On the Added Value of Firm Valuation by Financial Experts

Dan Elnathan, Ilanit Gavious, Shmuel Hauser

Abstract


This paper is motivated by the recent concern raised by the SEC and other Securities Commissions around the Globe that financial analysts are not impartial. The question addressed is whether expert valuations provide unbiased information to shareholders and other stakeholders, and contribute to full disclosure. We examine the added value of expert valuations and their relationship to insider holdings based on a unique sample of 44 closely held companies listed on the TASE that were appraised by financial experts for transactions outside of the Exchange. These valuations are part of the full disclosure requirements in the case of extraordinary transactions. Each expert valuation is assessed on the basis of pre- and post-valuation data. Our key findings are: (1) expert valuations are 29% higher than market values and significantly affected by insider holdings; (2) there is a systematic upward bias in cash flow and cost of capital figures projected by experts; (3) expert valuations are not impartial; while they are supposed to provide an independent expert opinion, they are in fact biased towards majority shareholders who hired them to value the firm; (4) in the short-run investors respond cautiously to expert valuation; in the long-run, however, the over-valuation appears to be followed by destruction of value that is related to the firm's ownership structure.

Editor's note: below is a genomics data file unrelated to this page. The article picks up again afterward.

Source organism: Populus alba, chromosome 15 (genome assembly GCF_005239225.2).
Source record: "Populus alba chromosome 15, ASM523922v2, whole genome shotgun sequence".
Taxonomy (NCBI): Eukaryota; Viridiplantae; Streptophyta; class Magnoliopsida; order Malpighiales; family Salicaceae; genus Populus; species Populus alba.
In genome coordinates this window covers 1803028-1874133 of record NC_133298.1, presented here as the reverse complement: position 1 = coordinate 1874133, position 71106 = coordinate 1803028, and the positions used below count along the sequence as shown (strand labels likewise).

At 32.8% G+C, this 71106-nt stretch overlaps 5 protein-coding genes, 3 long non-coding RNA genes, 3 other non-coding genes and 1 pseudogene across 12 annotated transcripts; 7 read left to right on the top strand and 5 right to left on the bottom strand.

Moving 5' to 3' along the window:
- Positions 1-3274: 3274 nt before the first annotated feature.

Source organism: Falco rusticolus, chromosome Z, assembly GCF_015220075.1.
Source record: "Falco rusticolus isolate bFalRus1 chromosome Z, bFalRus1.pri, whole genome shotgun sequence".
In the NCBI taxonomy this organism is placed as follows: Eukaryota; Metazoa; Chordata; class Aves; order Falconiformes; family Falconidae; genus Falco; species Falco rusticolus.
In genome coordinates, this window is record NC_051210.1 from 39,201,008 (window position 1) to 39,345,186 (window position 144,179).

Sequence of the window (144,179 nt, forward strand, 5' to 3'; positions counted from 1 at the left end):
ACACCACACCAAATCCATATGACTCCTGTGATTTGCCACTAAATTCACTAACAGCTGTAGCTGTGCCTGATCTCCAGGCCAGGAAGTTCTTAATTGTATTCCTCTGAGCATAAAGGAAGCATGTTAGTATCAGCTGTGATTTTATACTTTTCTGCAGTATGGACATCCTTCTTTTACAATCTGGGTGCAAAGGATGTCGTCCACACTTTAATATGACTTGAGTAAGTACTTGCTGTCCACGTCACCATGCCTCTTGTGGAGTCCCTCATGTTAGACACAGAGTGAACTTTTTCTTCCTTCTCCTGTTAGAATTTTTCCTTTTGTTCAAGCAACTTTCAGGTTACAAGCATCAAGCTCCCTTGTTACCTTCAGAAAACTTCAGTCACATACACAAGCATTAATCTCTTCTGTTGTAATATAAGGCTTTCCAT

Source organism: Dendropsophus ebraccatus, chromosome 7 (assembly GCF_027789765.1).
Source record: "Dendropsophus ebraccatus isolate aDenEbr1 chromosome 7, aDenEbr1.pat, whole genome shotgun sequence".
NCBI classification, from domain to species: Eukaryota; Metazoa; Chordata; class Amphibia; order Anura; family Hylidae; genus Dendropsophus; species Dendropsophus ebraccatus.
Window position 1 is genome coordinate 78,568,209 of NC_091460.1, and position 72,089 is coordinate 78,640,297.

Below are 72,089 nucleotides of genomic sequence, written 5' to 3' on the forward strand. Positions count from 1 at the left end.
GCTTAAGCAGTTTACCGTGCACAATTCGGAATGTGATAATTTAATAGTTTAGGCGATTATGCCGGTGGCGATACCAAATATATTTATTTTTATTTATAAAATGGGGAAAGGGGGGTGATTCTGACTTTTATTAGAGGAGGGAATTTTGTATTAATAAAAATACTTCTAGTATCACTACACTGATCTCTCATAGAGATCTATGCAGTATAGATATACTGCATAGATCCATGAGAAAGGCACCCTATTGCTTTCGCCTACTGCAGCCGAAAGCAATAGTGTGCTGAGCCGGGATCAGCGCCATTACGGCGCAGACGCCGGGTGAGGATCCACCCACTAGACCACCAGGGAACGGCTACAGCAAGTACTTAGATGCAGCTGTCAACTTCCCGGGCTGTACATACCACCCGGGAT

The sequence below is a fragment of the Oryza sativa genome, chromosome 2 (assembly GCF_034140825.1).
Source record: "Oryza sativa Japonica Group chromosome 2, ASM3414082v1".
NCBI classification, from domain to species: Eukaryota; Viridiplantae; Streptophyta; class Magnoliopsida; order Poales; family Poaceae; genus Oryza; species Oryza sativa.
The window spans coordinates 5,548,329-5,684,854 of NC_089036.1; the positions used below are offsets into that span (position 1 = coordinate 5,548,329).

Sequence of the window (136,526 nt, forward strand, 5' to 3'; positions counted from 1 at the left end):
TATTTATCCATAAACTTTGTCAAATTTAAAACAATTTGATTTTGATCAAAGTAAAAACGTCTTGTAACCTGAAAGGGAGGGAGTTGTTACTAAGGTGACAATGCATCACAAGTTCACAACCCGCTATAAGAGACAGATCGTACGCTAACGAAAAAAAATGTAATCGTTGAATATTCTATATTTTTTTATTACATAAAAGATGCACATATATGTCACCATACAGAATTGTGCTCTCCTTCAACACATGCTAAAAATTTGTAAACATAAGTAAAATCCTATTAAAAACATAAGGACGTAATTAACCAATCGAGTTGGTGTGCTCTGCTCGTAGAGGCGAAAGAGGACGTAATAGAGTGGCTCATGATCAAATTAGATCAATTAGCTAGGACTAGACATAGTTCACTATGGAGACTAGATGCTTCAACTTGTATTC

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International Journal of Business and Management   ISSN 1833-3850 (Print)   ISSN 1833-8119 (Online)

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